Inadequacy of the county school fund prompted Amended Section Nine of Article Twelve. It in no sense abandoned the sources of that fund already provided, but authorized the Legislature to supplement those sources by appropriations from the public treasury in order that it be enabled to perform the mandatory duty imposed on it by Section One of Article Twelve. The amount of such appropriations should not be determined by arbitrary demands, but by the needs of the various counties to carry out the public free school policy as approved by the Legislature, but when made they are of the same force and effect as appropriations made for other purposes.
But such appropriations to become effective cannot be made out of thin air. They should be predicated on a revenue producing source and the Legislature is clothed with like power to so predicate them that it is to provide the revenue required by Section Two of Article Nine. So construed the challenge that the Legislature can appropriate for every purpose under the sun but the public free school is without merit. The fact is that no command in the Constitution is more compelling than that in Section One of Article Twelve, to provide and liberally support a public school system and Section Nine affords the means to do so. It placed the public school on an equality with any other interest before the State Treasury.
The amendment to Section Nine for this purpose was perfectly consistent with the history of the educational policy of this State. Beginning in 1893, less than ten years after the adoption of the Constitution, Article Twelve has been amended six times for no other purpose than to enlarge the public school facilities. In 1908 the people rejected proposed Amendment Sixteen to impose a tax of one mill on all taxable property in the State for the benefit of the University, the Women's College, the school for the deaf and blind, and the A. and M. College, preferring to support these institutions by direct tax. Which has been liberally done. To my mind it is absurd to contend that the public schools cannot be as liberally supported.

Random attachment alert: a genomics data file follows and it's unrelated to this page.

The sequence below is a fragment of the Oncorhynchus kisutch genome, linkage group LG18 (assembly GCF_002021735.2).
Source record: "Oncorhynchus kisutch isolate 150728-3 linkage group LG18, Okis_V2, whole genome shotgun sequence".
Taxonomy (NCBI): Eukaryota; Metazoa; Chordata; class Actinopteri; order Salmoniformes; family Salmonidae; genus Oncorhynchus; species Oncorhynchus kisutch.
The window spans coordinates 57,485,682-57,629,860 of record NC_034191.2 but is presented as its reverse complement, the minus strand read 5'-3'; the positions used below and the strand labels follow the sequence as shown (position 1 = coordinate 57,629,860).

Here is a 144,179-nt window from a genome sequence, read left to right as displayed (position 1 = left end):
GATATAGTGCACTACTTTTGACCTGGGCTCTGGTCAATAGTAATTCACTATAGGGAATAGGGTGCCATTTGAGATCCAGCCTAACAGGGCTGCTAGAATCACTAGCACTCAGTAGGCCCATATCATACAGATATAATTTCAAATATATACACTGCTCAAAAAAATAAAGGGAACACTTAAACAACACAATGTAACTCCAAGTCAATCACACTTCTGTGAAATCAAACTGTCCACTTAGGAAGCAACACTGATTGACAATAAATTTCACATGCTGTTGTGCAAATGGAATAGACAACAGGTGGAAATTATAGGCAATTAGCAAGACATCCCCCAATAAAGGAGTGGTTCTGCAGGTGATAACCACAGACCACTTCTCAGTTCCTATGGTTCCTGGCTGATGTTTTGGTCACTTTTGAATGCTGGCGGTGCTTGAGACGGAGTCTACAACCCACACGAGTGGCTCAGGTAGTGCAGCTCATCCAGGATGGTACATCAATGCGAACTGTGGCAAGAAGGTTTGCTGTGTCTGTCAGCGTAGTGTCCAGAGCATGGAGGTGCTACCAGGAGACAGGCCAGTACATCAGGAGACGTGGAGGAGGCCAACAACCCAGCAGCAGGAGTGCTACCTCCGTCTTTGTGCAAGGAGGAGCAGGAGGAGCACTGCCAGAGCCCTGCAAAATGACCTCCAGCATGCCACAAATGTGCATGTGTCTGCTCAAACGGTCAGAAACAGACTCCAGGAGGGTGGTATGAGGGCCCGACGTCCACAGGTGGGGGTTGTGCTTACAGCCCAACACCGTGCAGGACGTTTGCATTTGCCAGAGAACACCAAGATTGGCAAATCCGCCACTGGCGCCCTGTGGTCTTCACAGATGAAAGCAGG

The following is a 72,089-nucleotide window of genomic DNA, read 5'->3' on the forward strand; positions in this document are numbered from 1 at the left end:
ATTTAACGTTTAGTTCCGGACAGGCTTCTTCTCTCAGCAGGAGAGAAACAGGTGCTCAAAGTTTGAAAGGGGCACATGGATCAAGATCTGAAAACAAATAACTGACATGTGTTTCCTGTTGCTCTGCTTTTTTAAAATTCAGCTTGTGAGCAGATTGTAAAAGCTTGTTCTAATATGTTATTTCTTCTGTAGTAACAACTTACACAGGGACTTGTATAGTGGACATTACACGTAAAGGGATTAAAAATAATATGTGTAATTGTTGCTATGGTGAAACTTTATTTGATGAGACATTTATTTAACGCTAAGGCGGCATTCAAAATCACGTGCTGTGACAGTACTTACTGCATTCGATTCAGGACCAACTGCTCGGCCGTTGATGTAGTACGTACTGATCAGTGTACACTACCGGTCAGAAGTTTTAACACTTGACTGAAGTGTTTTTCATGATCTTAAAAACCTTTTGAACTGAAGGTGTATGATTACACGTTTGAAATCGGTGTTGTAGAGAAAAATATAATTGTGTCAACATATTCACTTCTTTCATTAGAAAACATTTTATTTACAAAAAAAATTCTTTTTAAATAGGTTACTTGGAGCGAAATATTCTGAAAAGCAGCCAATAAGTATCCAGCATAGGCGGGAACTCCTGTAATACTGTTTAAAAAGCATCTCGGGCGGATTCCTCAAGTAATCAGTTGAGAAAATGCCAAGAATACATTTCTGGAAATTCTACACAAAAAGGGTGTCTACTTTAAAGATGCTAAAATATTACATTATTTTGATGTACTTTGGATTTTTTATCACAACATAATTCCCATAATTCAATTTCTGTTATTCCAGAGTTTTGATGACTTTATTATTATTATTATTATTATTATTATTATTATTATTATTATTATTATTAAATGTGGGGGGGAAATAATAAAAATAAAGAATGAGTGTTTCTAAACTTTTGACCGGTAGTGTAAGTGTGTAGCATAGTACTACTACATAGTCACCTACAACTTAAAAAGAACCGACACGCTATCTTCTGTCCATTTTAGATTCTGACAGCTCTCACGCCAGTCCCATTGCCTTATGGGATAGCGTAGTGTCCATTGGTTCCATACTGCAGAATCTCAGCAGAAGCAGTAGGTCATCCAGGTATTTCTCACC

Not only has this been the educational policy of the State, but it has been typical of that of every State in the Union. And why should it not be? The public school is the primary means provided for mass education and I know of no object or institution entitled to consideration at the hands of the Legislature ahead of it. It was here first and from the very inception of this government there have been many who realized that an enduring democratic civilization rests on the equality of its citizenship rather than on the height or magnificence of its public buildings, the size of its garage, the width of its roads, or the lousiness of its bank balances. Ninety years is long enough to nail gold knobs on clapboard doors.
Summarizing, it is my view that Section Two of Article Nine and Section One of Article Twelve impose like mandatory duties on the Legislature, the Constitution clothes it with ample authority to respond to both commands, but in doing so distinct sources of revenue must be provided each or single sources sufficient for both. Appropriations cannot be neutralized from funds provided for either purpose, but they may be from other appropriations in the manner stated herein, whether included or excluded under the terms of Section Five, Chapter 17247.
I have examined the other questions raised, but express no opinion as to them. Some of them present grave difficulties which may be cured by Section Six, Chapter 17247.
I agree that the peremptory writ in this case should issue.
I think petition for rehearing should be granted.